But what about temporal coding? What is the relationship between how ganglion cells/chochlea nerves fire action potentials and the sound waves?
- Phase locking
- Ganglion cells fire in synchrony with the peak sound amplitude.
- However, action potentials are stochastic events - so their occurance and timing vary from cycle to cycle.
- Occurance and temporal regularity increase with sound level.
- This suggests useful temporal code for sound frequency.
Explain what the volley principle is.
- Neurons can't fire more than 1000Hz and we can hear sounds up to 20kHz
- Wever and Bray (1937) - small group of axons could signal much higher rates if their outputs were pooled (volley principle).
Evidence for the volley principle?
- Subsequent recordings from ganglion cells show precise info about timing can be seen in responses of aggregated axons - a clear temporal signal.
- However, this ability to show phase locking to stimulus disappears once freq exceeds 4-5kHz (so no temporal code for 5-20kHz)
What are the American Standards institute defunitions for pitch and loudness?
- Pitch: aspect of auditory sensation in terms of which sounds can be ordered on a musical scale from low to high.
- Loudness: aspect of auditory sensation in terms of which sounds can be ordered on a scale from quiet to loud.
Describe two studies which suggest that temporal rate code signals may be crticial in perceiving and discriminating pitch.
- Moore (1973)
- Listeners' ability to discriminate between 2 pure tones changed with frequency
- they were best at 0.5-2kHz, but once sounds exceeded 5kHz, listeners got much worse
- Given that phase locking/temporal coding does not occur for frequencies above 4/5kHz, this suggest that temporal rate code is important in frequency discrimination
- Attneave & Olson (1971)
- Listeners' performance in identifying melody made up of pure tones decreased above 4kHz.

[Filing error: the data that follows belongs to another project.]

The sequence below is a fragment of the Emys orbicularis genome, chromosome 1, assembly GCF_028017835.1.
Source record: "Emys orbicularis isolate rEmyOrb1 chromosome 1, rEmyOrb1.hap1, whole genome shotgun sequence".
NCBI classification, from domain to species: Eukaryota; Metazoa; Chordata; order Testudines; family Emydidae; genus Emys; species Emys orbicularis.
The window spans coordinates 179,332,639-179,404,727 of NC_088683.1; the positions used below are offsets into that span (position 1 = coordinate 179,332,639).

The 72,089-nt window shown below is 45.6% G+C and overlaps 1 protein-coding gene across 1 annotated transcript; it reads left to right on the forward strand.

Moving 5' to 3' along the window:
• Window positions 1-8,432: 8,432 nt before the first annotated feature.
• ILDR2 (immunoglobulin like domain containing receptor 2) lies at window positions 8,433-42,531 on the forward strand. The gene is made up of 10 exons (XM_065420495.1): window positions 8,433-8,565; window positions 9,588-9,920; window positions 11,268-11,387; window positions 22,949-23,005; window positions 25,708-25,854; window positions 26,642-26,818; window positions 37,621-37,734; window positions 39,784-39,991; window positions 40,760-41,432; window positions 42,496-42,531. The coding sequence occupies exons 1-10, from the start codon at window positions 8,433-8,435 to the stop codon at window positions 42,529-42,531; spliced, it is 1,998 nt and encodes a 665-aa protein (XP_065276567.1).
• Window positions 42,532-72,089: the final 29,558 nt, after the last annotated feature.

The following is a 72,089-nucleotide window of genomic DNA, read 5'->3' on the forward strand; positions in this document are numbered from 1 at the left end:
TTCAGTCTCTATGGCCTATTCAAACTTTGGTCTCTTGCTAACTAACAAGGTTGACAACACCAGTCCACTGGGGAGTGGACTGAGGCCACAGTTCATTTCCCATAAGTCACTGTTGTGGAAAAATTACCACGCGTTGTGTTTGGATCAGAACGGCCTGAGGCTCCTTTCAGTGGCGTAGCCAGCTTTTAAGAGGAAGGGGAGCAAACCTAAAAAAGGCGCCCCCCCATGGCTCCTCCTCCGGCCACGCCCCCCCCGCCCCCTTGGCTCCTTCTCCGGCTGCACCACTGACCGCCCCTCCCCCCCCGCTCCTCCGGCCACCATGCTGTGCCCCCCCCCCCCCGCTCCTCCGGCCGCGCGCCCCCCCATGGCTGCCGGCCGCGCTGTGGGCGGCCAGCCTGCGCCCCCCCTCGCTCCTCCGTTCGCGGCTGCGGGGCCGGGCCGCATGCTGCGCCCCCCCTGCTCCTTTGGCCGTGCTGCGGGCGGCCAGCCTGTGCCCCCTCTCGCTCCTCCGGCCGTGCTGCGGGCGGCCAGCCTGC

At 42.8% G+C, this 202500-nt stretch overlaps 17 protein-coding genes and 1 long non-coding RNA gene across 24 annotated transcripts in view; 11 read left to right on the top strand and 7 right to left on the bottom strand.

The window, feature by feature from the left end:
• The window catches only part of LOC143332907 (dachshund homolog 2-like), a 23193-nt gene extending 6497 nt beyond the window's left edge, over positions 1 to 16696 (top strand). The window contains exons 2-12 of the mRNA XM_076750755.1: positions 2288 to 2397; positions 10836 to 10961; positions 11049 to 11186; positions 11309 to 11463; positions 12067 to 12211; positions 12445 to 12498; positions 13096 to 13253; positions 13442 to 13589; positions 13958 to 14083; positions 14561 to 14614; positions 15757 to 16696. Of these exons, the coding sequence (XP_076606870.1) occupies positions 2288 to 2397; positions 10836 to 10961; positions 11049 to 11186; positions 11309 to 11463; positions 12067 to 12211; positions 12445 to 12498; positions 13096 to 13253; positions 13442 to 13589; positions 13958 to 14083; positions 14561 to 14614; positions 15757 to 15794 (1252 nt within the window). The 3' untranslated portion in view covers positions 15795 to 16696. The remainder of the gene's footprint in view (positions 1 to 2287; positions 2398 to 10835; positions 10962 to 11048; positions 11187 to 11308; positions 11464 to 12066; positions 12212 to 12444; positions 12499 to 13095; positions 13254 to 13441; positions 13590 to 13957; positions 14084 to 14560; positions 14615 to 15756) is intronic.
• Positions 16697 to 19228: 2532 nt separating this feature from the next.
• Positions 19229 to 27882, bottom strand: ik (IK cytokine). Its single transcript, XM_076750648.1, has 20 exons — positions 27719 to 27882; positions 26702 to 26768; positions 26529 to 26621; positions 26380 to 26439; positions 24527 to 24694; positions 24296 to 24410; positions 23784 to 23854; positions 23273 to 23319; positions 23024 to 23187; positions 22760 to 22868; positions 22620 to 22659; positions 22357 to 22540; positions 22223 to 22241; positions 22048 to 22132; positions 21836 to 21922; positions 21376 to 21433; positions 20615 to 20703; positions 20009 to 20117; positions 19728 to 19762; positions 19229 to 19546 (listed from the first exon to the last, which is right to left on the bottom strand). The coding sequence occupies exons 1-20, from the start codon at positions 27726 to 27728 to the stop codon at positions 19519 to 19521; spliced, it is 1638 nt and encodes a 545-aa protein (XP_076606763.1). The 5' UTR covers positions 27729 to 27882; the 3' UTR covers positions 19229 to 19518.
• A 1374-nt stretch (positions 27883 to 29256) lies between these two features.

For complex tones consisting of multiple harmonics, what would the listener hear?
- The lowest frequency - the pitch is determined by the Fundamental frequency
- if, that is, the harmonics are all integer multiples of the first harmonic
- eg. 100, 200, 300 Hz; then listener will heaar 100Hz
However, is the lowest harmonic always the pitch the listener hears?
- No - if the harmonics in the complex tone are not all integer multiples of the lowest harmonic, the lowest harmonic will not define the pitch.
- eg. 200, 400, 600 --> hear 200
- BUT 200, 300, 400 --> hear 100
- The auditory system will resolve the odd input by perceiving instead the largest valid Fundamental (highest common devisor).
- This is called the pitch of the missing fundamental.
Why does pitch of the missing fundamental pose a problem for a pure space-based account of pitch?
- Because it would mean the pitch can be heard for locations on the BM for which there is no significant vibration energy.
- Thus the key detemrinate of pitch (at least below 4kHz) is porbably conveyed by temporal signals.
However, it is unlikely that this temporal information is frequency per se. Why?
- It is the periodicity of sound
- frequency is tight constraint - in nature, noises often produce vibration energy that repeats over time, but is not exactly same on every repetition
- the brain seeks to identify similarity across time rather than absolute identity
- this points us away from the cochlea as the location that encodes pitch.
- ASK!! CHECK
What are the two hypotheses for encoding loudness?
- Firing rate
- Number of neurons
- both of these encoding schemes have merit
Psychophysical loudness __ experiments demonstrate that loudness is bothe a function of __ and __ __. The relative contributions of __ __ and __ __ __ may well change at different __, just like pitch.
- frequency and sound pressure
- firing rate
- number of neurons firing
Note: Not everything is encodined in the choclea. Further processing in subcortical areas and the cortex is clearly important and may incorporate what?
prioir knowledge about pitch and loudness, rather than relying solelhy on bottom-up sensory information.